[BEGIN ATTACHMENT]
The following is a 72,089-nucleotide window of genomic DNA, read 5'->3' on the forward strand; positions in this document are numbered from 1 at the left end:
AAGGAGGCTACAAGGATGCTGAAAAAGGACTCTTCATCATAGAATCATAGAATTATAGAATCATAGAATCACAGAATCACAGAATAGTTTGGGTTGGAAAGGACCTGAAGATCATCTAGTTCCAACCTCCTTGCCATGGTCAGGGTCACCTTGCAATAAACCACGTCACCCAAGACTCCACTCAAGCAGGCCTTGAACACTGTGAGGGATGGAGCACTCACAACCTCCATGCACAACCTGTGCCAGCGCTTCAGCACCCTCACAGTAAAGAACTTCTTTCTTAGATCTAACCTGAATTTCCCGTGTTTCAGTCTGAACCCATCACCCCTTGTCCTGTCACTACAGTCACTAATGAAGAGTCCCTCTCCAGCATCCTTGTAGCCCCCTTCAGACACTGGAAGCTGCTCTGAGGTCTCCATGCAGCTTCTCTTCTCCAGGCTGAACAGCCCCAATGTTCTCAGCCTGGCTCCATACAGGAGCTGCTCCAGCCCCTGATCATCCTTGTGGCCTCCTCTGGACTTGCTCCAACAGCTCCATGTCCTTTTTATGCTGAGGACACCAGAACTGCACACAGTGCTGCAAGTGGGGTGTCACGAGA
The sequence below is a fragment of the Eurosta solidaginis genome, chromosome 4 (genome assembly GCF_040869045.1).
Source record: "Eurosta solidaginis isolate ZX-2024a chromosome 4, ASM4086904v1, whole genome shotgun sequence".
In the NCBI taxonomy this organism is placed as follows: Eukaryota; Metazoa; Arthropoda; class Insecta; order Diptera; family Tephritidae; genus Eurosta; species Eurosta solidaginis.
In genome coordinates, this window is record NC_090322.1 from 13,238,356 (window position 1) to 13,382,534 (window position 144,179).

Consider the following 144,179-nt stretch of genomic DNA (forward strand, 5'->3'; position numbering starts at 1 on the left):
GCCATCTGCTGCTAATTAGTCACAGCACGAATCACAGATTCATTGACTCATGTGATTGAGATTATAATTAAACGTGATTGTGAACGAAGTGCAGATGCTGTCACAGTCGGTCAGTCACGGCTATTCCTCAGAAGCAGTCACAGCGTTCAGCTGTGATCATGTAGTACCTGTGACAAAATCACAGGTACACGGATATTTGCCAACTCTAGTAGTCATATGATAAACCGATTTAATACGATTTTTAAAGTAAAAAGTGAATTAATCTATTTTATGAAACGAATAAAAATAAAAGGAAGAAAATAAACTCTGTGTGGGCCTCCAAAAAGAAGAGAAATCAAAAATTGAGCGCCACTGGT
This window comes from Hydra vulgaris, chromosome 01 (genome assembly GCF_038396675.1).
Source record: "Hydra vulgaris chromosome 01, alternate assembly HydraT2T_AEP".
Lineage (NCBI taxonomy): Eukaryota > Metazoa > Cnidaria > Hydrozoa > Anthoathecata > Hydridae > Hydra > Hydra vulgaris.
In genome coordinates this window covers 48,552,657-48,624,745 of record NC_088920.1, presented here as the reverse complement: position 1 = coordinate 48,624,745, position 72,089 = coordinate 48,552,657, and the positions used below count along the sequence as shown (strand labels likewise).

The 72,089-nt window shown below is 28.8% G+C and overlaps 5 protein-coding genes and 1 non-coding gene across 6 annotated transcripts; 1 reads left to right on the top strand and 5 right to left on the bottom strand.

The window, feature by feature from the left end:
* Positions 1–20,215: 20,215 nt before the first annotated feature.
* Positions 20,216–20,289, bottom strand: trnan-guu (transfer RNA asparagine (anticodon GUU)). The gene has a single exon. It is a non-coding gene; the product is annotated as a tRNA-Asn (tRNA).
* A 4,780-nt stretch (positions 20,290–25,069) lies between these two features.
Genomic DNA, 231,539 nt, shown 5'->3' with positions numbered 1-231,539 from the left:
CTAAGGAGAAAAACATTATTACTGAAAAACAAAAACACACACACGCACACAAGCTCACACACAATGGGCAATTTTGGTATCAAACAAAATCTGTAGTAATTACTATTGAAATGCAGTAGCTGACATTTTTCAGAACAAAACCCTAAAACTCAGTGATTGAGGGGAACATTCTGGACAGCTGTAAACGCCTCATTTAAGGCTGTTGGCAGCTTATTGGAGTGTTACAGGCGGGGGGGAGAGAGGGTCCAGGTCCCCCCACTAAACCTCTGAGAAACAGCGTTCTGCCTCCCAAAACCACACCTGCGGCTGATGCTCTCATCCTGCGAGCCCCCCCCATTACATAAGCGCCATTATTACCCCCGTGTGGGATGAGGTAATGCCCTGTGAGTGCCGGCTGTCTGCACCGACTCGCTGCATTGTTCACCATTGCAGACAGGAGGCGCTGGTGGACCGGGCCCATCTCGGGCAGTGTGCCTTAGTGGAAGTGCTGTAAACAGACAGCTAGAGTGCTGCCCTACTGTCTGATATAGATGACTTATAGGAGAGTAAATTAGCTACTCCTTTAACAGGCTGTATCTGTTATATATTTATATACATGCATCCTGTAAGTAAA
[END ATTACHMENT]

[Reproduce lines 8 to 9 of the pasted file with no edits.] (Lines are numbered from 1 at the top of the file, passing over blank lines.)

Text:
GCCATCTGCTGCTAATTAGTCACAGCACGAATCACAGATTCATTGACTCATGTGATTGAGATTATAATTAAACGTGATTGTGAACGAAGTGCAGATGCTGTCACAGTCGGTCAGTCACGGCTATTCCTCAGAAGCAGTCACAGCGTTCAGCTGTGATCATGTAGTACCTGTGACAAAATCACAGGTACACGGATATTTGCCAACTCTAGTAGTCATATGATAAACCGATTTAATACGATTTTTAAAGTAAAAAGTGAATTAATCTATTTTATGAAACGAATAAAAATAAAAGGAAGAAAATAAACTCTGTGTGGGCCTCCAAAAAGAAGAGAAATCAAAAATTGAGCGCCACTGGT
This window comes from Hydra vulgaris, chromosome 01 (genome assembly GCF_038396675.1).